A Flight of Noisy Angels

By John Wiley

Is it because of several notable USN pilots in the family, the endearing name of the team, or their exceptional skill that thrills us at a Blue Angels show? How do they compare with the stellar performances of the USAF Thunderbirds?

We didn’t have time to ponder that while watching them roar past near enough to catch some snaps with a fast camera. They were mostly a mile or more away, because all access roads were jammed with thousands trying to get onto the Point Mugu NAS for the full experience and static displays. We watched from near the closed overpass at Hwy.1 that was luckily directly beneath some of their passes. No pix of that, because they were going far too fast to do more than enjoy the thrill and roar. I did manage to get this shot of one in a steep climbing turn perhaps half a mile away.

By the time of their performance the sky was a bright solid overcast and the air had become very hazy. So this long zoom pic of them doing a beautiful tight inverted climb is way overcompensated.

Last up, a pic of one a few seconds after it passed overhead still close enough to see the tail hook extended, reminding the crowd that these pilots routinely land on carriers pounding through the open sea. If it weren’t for the heat waves and bright sky reflecting on the canopy, we’d be able to see the pilot. Do you think they’ll fly again today as scheduled?

By Max Rosenberg

Blue Angels at Point Mugu from above.

John Wiley

Written by John Wiley

John Wiley is a local pilot and longtime contributor to edhat.

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  1. Back in the 70s, they would clear all boat traffic offshore, and the Mugu-based Navy pilots would fire Sidewinders at parachuting flares, let off salvos of Zuni unguided rockets, and do a toss-bombing display. There was once even a low pass on afterburner by an Air Force SR-71. Impressive shock diamonds on that one.

    • The Sidewinder demo would start with a C-2 Greyhound turboprop making a mid-level pass, dropping a flare on a parachute. It would then bank sharply and turn to port to get out of the field of view of the missile, which was subsequently launched by a trailing F-4 Phantom making a low pass. The missile had an inert warhead, but you could often see a large splash when it finally hit the ocean, sometimes after actually hitting the flare physically, instead of just passing within the lethal radius.
      They also had A-4 Skyhawks that could carry Sidewinders, but they usually did the toss bombing display, with a live 500 pound bomb. They would toss it toward the marshes off to the west, and the announcer would count down the time to impact. You would see an orange fireball, followed by black smoke and an odd grayish cloud. Seconds later, you would hear the boom, followed by “quack, quack, quack”. Not very friendly to the wildlife, and now that area is a preserve of sorts.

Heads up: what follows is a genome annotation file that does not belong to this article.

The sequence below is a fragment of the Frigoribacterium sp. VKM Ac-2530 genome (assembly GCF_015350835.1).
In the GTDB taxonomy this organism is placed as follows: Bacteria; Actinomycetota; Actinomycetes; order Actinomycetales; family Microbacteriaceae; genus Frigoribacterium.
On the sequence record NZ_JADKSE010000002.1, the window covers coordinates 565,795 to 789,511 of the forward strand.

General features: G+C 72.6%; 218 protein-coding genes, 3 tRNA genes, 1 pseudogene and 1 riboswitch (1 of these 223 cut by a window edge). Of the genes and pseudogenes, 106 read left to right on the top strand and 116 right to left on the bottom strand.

The Zunis were also fired by F-4s, and were also live ordnance. They would impact the ground adjacent to the runways, on the side away from the spectators 😉
      In those years the Blue Angels flew with Phantoms, and then Skyhawks.
      The SR-71 Blackbird itself was not supersonic, but the huge bluish and orange afterburner exhaust flames certainly were, and it shut off the burners after it climbed away.
      They were also still flying RF-8 Crusaders for reconnaissance, and would have one do a Photoflash Loop, where it would deploy flash charges as it flew a loop.

    • Full power “super” is obvious thanks to your patient clarification, MP. The action/reaction principle in physics means that for maximum thrust, a jet or rocket engine needs to be pushing air out much faster than the velocity of the vehicle. So full power probably often produces a mini sonic boom. Anyway, what a thrill to see the Blackbird pass up close like that!

    • At an airshowI watched in Seoul, Korea in the late 60s, the ROKAF was still flying F-86 Sabres as attack aircraft, and a shallow, wide V formation of 7 of them flew between blocks of multi-story apartments along the Han River, with each Sabre dropping two napalm tanks (all 7 jets simultaneously) on a sand bar in mid river. The resulting billow of flames and black smoke went up higher than the apartments. Good thing there wasn’t much wind, and the Han was wide.

  2. Trying to attend this show on Saturday was a waste of time for a lot of people – huge traffic jam on the PCH. I understand that they were checking IDs for everyone – which no doubt was most of the problem. I can remember rolling onto the base with no delay at all (and a line of sailors guiding the way) in the past. I gave up after an hour of creeping along, and pulled off on the frontage road to watch from there. Saw the Thunderbirds demo but decided not to wait another hour or so for the Blue Angels.